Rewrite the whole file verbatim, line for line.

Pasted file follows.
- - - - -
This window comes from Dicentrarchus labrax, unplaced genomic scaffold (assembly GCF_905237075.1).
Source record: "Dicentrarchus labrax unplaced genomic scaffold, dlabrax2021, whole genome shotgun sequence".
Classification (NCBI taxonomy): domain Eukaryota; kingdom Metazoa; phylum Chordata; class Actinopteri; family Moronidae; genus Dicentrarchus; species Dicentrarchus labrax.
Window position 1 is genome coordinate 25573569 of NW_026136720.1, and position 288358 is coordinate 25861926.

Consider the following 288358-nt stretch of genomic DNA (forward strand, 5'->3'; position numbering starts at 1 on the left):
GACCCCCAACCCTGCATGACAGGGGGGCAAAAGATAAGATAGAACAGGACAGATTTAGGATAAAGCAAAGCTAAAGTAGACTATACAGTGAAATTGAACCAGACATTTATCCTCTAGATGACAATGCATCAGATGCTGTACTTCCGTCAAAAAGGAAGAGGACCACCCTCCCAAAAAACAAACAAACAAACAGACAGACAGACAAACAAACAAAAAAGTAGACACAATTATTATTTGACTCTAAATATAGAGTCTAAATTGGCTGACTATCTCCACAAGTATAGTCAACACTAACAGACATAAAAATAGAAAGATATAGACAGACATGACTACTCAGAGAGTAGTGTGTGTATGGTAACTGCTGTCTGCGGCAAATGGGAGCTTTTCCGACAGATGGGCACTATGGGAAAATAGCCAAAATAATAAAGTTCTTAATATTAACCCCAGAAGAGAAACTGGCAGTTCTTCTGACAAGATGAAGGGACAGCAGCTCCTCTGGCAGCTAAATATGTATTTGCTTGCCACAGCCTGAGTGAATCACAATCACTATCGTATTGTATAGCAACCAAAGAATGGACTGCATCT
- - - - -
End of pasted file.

This window comes from Dicentrarchus labrax, unplaced genomic scaffold (assembly GCF_905237075.1).
Source record: "Dicentrarchus labrax unplaced genomic scaffold, dlabrax2021, whole genome shotgun sequence".
Classification (NCBI taxonomy): domain Eukaryota; kingdom Metazoa; phylum Chordata; class Actinopteri; family Moronidae; genus Dicentrarchus; species Dicentrarchus labrax.
Window position 1 is genome coordinate 25573569 of NW_026136720.1, and position 288358 is coordinate 25861926.

Consider the following 288358-nt stretch of genomic DNA (forward strand, 5'->3'; position numbering starts at 1 on the left):
GACCCCCAACCCTGCATGACAGGGGGGCAAAAGATAAGATAGAACAGGACAGATTTAGGATAAAGCAAAGCTAAAGTAGACTATACAGTGAAATTGAACCAGACATTTATCCTCTAGATGACAATGCATCAGATGCTGTACTTCCGTCAAAAAGGAAGAGGACCACCCTCCCAAAAAACAAACAAACAAACAGACAGACAGACAAACAAACAAAAAAGTAGACACAATTATTATTTGACTCTAAATATAGAGTCTAAATTGGCTGACTATCTCCACAAGTATAGTCAACACTAACAGACATAAAAATAGAAAGATATAGACAGACATGACTACTCAGAGAGTAGTGTGTGTATGGTAACTGCTGTCTGCGGCAAATGGGAGCTTTTCCGACAGATGGGCACTATGGGAAAATAGCCAAAATAATAAAGTTCTTAATATTAACCCCAGAAGAGAAACTGGCAGTTCTTCTGACAAGATGAAGGGACAGCAGCTCCTCTGGCAGCTAAATATGTATTTGCTTGCCACAGCCTGAGTGAATCACAATCACTATCGTATTGTATAGCAACCAAAGAATGGACTGCATCT